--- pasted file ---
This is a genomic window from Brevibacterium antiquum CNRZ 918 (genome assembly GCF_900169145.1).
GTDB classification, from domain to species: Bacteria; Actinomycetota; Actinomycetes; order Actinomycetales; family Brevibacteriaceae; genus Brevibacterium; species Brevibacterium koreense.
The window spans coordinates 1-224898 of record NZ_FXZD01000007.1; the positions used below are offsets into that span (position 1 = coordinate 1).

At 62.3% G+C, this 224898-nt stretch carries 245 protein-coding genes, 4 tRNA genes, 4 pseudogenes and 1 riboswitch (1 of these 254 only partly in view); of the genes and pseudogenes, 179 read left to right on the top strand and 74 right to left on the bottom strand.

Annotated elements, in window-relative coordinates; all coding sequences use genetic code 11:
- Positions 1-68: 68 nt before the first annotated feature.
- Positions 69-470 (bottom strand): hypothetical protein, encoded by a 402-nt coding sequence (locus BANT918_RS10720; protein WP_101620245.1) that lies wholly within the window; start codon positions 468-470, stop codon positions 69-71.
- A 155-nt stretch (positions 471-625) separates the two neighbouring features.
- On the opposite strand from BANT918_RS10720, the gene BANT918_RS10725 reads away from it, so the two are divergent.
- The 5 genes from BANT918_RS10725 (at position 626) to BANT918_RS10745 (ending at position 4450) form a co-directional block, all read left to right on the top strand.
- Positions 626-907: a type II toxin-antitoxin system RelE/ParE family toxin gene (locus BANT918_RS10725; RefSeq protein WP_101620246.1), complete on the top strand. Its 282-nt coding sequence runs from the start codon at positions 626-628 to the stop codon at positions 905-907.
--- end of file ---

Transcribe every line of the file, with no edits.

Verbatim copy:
This is a genomic window from Brevibacterium antiquum CNRZ 918 (genome assembly GCF_900169145.1).
GTDB classification, from domain to species: Bacteria; Actinomycetota; Actinomycetes; order Actinomycetales; family Brevibacteriaceae; genus Brevibacterium; species Brevibacterium koreense.
The window spans coordinates 1-224898 of record NZ_FXZD01000007.1; the positions used below are offsets into that span (position 1 = coordinate 1).

At 62.3% G+C, this 224898-nt stretch carries 245 protein-coding genes, 4 tRNA genes, 4 pseudogenes and 1 riboswitch (1 of these 254 only partly in view); of the genes and pseudogenes, 179 read left to right on the top strand and 74 right to left on the bottom strand.

Annotated elements, in window-relative coordinates; all coding sequences use genetic code 11:
- Positions 1-68: 68 nt before the first annotated feature.
- Positions 69-470 (bottom strand): hypothetical protein, encoded by a 402-nt coding sequence (locus BANT918_RS10720; protein WP_101620245.1) that lies wholly within the window; start codon positions 468-470, stop codon positions 69-71.
- A 155-nt stretch (positions 471-625) separates the two neighbouring features.
- On the opposite strand from BANT918_RS10720, the gene BANT918_RS10725 reads away from it, so the two are divergent.
- The 5 genes from BANT918_RS10725 (at position 626) to BANT918_RS10745 (ending at position 4450) form a co-directional block, all read left to right on the top strand.
- Positions 626-907: a type II toxin-antitoxin system RelE/ParE family toxin gene (locus BANT918_RS10725; RefSeq protein WP_101620246.1), complete on the top strand. Its 282-nt coding sequence runs from the start codon at positions 626-628 to the stop codon at positions 905-907.